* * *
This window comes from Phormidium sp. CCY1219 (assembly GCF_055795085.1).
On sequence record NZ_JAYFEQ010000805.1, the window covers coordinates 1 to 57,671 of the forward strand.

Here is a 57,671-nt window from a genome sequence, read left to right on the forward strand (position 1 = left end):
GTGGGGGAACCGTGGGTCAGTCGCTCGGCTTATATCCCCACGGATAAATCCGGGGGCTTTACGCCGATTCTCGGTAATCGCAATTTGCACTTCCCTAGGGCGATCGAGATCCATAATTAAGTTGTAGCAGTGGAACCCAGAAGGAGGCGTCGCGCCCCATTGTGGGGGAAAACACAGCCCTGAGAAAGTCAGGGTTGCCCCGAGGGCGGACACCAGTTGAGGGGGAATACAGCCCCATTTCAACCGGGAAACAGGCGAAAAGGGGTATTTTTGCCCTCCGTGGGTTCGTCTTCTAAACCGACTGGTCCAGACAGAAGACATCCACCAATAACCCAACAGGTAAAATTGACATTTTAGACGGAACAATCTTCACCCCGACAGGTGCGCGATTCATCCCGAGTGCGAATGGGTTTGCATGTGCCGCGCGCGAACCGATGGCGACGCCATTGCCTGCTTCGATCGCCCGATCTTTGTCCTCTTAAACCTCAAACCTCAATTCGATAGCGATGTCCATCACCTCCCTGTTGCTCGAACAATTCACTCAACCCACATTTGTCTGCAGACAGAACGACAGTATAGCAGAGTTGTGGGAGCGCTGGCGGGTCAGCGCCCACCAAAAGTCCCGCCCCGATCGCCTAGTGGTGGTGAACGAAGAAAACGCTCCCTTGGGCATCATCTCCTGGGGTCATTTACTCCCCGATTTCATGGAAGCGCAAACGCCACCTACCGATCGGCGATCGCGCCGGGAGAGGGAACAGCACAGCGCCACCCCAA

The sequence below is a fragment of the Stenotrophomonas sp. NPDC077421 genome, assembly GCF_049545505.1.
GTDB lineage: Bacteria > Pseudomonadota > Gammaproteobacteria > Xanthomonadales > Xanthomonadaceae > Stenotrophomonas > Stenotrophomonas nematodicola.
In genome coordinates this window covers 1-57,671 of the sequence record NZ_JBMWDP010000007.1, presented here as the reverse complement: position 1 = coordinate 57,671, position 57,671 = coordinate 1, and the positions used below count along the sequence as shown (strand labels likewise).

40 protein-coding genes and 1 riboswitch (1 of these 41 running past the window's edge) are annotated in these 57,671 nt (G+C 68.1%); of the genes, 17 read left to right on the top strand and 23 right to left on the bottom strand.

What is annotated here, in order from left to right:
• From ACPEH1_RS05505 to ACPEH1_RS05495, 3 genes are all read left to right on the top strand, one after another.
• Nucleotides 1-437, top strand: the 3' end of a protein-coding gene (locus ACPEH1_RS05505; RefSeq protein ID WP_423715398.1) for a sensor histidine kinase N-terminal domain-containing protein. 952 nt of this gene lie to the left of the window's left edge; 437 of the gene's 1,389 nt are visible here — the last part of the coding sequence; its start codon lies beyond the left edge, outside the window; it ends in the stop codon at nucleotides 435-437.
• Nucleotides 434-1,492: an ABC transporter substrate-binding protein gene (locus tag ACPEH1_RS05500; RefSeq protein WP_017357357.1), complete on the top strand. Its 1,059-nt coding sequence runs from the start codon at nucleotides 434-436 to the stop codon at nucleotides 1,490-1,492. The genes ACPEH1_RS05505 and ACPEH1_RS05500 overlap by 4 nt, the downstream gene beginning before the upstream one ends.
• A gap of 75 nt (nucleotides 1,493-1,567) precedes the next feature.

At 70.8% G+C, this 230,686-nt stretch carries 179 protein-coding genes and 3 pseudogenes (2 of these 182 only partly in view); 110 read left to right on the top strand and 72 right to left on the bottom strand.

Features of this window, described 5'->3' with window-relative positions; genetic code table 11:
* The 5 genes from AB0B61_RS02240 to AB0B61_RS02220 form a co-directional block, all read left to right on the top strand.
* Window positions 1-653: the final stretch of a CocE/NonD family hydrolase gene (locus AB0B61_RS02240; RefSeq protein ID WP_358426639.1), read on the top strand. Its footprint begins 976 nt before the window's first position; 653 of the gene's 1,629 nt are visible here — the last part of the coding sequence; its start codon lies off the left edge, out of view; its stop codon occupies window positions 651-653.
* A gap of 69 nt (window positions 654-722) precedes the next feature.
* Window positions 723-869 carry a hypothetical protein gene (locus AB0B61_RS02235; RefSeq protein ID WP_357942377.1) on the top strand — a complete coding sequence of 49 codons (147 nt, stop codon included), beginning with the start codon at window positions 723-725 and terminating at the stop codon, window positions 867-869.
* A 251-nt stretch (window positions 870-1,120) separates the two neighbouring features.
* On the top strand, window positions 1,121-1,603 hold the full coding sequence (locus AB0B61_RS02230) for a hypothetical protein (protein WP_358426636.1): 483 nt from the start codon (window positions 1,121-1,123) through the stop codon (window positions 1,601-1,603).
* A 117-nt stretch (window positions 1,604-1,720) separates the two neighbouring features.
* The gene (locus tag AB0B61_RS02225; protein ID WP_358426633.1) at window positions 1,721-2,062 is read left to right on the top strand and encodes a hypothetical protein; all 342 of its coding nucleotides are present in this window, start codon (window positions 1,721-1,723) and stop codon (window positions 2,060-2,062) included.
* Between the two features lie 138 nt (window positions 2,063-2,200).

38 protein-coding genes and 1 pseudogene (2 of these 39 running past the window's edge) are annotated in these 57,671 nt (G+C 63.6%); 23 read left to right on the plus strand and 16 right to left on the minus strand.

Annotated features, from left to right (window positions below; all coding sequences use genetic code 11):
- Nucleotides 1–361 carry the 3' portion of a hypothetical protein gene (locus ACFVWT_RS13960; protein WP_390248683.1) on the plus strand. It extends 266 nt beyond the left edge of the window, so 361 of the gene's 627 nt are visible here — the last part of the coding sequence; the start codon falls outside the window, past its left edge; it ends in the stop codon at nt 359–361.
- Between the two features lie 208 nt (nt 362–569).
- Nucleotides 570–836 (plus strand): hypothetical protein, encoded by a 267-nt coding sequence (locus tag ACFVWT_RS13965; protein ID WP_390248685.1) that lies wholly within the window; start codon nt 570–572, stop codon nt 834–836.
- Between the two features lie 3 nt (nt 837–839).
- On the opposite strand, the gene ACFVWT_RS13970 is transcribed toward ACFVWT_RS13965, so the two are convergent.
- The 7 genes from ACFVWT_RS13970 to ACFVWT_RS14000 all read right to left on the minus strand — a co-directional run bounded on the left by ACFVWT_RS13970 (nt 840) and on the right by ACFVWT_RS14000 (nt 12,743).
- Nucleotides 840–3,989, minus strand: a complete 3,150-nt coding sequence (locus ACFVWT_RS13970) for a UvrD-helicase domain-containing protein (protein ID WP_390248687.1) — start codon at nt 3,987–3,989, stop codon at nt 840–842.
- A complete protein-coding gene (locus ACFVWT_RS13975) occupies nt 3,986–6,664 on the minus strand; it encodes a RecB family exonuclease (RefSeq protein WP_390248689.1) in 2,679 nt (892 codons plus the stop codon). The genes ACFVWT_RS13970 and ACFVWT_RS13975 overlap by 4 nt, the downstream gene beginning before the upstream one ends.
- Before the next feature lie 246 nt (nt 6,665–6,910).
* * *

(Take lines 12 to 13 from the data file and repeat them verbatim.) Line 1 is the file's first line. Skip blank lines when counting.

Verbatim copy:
• Nucleotides 434-1,492: an ABC transporter substrate-binding protein gene (locus tag ACPEH1_RS05500; RefSeq protein WP_017357357.1), complete on the top strand. Its 1,059-nt coding sequence runs from the start codon at nucleotides 434-436 to the stop codon at nucleotides 1,490-1,492. The genes ACPEH1_RS05505 and ACPEH1_RS05500 overlap by 4 nt, the downstream gene beginning before the upstream one ends.
• A gap of 75 nt (nucleotides 1,493-1,567) precedes the next feature.